One of my professors mentioned the importance of knowing one’s position in their environment. Throughout our time in Bhutan, the group of students I studied with discussed this at length.
One of the questions we tried to answer was that of whether or not we were tourists. We never reached a solid conclusion, partly because of time, but many of the students fell into one of the two categories: 1) yes, we are, because three and a half months is not enough time to begin to understand Bhutan, and we’re always traveling with the rest of our non-Bhutanese group, or 2) no, we aren’t, because we’re here for much longer than an average tourist is, and we’re studying and contributing to the environment here.
This problem came to light especially during the directed research project that we carried out in the last month of our stay. The premise of this project was to conduct research in the first two and half weeks under a chosen topic and then analyze our data to write a full-page paper on and present our findings. Our topic was tourism and its effects on the Paro Valley. Our lead investigator, Dr. Kuenga Wangmo, as well as the School for Field Studies and Bhutan Ecological Society as a whole, was a blessing to work with, due to all the connections we made throughout Bhutan during our research. We ended up conducting 229 surveys across occupations that we determined could be linked to tourism (people who are farmers, monks, restaurant owners/managers, hospitality owners/managers, store owners/managers, customer service, taxi drivers, and tour guides). One of the biggest limitations, however, was the sense that our own biases affected our research throughout the process. Our inability to speak Dzongkha, the national language of Bhutan, our lack of cultural understanding of the area, our potential status as tourists ourselves, all were factors in this sensation. Ultimately, we found an interesting discrepancy between our results and results from the most recent Gross National Happiness (GNH) survey.
After the presentations were over, the same professor pointed out something that none of us really thought about, something that a lot of people we interviewed mentioned as well. Personal relationships within a country of a smaller population can lead to bias too. This was the flip side to knowing our position in research here. But does that mean the only solution is for the country to increase its population or for its people to become less familiar with each other for the sake of research? No.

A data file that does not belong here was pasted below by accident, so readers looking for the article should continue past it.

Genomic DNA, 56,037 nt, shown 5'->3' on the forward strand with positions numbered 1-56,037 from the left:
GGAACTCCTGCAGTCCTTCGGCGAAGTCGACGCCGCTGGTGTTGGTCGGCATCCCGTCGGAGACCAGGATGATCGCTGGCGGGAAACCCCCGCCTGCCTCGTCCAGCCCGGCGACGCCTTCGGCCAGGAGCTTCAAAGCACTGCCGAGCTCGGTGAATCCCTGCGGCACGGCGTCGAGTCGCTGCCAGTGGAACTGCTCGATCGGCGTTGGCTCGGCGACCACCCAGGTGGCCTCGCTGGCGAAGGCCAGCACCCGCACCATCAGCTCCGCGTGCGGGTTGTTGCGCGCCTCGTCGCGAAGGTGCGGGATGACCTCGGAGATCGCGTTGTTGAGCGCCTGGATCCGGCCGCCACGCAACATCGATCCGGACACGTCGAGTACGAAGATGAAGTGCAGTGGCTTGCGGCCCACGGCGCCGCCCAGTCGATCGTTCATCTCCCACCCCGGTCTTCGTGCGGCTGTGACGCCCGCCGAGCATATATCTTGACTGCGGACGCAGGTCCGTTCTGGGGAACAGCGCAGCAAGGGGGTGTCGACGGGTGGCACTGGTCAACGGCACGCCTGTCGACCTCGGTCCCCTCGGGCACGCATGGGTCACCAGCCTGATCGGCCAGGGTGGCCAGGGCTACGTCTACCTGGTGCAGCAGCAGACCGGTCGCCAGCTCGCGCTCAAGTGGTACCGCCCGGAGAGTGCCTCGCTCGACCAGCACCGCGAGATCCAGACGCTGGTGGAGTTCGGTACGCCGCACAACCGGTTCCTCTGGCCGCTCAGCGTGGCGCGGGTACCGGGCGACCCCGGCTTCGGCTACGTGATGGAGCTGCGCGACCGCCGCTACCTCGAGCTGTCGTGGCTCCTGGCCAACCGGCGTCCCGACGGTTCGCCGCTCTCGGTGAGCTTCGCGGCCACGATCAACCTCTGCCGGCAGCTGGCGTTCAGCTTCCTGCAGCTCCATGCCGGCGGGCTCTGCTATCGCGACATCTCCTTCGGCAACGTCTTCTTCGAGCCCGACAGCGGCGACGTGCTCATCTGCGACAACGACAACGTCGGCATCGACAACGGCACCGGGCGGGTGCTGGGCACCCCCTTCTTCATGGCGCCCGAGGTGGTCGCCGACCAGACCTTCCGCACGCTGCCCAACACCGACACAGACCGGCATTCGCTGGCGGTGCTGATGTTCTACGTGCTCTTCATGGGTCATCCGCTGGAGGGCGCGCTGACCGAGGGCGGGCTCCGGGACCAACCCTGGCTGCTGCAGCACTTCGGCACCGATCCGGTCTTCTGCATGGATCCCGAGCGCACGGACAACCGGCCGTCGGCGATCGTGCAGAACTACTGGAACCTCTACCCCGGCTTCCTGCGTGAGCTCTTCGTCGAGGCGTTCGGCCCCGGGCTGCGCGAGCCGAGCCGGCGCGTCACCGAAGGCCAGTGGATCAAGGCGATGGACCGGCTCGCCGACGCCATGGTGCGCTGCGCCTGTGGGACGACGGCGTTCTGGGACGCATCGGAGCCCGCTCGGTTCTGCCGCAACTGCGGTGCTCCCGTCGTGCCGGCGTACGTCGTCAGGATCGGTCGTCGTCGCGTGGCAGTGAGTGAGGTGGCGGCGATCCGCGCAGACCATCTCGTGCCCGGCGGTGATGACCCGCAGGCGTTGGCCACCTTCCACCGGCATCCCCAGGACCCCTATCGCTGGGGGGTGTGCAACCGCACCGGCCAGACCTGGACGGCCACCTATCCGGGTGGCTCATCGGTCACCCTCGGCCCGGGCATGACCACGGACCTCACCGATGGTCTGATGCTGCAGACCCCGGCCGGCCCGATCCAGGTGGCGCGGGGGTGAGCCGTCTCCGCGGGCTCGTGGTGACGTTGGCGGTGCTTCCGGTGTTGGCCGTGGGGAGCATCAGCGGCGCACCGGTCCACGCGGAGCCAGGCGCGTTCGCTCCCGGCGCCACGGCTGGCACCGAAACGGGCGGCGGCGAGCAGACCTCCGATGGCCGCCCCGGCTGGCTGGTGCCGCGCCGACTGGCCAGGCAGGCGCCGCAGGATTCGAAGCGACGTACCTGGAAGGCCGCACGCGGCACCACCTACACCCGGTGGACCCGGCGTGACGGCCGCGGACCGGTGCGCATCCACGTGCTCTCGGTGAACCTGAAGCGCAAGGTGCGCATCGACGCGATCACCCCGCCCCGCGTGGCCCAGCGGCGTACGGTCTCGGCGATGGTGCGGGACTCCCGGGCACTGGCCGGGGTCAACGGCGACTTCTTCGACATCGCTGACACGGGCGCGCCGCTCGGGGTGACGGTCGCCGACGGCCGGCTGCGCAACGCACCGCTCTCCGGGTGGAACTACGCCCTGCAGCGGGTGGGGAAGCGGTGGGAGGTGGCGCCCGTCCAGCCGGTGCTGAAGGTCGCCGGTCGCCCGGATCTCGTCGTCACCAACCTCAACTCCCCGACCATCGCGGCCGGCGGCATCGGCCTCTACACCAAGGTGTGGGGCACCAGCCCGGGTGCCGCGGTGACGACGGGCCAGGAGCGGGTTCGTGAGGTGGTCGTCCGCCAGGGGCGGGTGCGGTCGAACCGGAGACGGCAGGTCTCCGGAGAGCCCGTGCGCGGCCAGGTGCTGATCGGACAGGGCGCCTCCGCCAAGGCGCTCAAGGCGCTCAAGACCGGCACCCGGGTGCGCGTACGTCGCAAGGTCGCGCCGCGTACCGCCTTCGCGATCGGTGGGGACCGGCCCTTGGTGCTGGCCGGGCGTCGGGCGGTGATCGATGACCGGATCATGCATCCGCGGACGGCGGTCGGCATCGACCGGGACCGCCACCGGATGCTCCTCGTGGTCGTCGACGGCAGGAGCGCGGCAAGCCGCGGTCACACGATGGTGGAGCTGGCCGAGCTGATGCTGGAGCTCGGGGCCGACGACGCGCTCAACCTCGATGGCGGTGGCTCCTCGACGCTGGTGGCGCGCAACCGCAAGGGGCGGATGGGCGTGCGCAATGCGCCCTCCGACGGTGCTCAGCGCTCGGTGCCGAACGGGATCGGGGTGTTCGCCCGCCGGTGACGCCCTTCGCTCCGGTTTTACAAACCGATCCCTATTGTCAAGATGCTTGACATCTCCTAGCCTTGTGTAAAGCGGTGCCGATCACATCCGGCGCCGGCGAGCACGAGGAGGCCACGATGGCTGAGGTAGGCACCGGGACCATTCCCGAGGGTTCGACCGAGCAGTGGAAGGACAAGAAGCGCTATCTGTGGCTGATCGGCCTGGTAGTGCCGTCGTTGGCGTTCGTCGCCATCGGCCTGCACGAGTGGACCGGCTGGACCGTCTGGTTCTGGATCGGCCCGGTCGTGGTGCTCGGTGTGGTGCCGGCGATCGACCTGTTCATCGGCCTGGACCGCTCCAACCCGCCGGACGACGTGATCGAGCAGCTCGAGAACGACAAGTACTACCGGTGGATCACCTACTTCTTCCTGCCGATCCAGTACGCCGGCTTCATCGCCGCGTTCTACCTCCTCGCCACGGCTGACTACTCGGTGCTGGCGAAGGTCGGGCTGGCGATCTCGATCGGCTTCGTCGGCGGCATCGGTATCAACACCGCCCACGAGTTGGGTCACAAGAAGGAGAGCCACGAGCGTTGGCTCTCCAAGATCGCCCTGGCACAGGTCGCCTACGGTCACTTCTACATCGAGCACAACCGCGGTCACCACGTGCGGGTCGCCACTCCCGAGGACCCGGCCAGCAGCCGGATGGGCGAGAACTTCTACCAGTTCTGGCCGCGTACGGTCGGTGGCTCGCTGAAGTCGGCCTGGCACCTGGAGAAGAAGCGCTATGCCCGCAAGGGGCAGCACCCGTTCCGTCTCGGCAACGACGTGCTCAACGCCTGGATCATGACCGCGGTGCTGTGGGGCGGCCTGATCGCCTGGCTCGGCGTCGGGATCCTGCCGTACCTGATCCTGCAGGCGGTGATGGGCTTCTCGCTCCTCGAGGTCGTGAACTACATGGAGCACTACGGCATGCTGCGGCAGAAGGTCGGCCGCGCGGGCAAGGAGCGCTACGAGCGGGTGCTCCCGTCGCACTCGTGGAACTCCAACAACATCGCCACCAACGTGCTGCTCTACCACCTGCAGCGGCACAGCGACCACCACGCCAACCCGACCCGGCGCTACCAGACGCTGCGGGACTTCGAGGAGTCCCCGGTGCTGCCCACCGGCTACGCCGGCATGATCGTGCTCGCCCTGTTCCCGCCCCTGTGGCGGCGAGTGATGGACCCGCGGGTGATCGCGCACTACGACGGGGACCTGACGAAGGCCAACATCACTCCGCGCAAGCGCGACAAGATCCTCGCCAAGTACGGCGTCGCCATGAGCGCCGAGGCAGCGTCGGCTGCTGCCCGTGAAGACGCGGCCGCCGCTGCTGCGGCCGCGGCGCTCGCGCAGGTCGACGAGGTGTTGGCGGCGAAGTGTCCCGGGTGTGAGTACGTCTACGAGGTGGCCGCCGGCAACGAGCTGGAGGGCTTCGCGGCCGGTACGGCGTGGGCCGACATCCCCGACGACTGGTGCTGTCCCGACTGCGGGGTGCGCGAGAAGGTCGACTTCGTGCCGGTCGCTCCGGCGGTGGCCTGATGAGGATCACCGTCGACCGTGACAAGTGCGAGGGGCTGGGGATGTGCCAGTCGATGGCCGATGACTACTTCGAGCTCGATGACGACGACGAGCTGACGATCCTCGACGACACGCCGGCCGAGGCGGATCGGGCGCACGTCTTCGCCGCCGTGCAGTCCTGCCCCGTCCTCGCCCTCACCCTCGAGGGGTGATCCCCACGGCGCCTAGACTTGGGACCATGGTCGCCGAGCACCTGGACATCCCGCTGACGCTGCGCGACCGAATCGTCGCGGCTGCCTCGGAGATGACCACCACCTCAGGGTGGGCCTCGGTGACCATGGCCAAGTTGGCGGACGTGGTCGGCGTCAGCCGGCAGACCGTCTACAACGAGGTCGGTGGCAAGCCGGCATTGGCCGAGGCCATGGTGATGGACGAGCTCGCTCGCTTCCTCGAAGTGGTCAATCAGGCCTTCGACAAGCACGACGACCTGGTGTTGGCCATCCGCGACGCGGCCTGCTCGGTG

Throughout our time here, we learned all about the various community projects that help to protect the environment and its people. Community forestry is a structure that allows communities of at least five households to manage and extract resources sustainably from a section of Bhutan’s vast forests. Community policepeople monitor citywide events to make sure they stay safe for its attendees. Community workshops for various tools, such as agricultural machinery and human-wildlife conflict management help people to deal with livelihood problems.
All of these examples are voluntary. The importance of interconnectedness rings true especially in these sorts of projects that help take care of the community and its environment. Research into these methods is important for sure, but if it comes at the sake of disconnecting threads like this, there needs to be another way. This is the biggest lesson I’ve learned throughout Bhutan.
I will soon be posting a fourth blog post on my findings from my time in Bhutan and all the people I talked to, particularly pertaining to interconnectedness and the country’s model of GNH. How are these topics reflected in various community projects and government policies?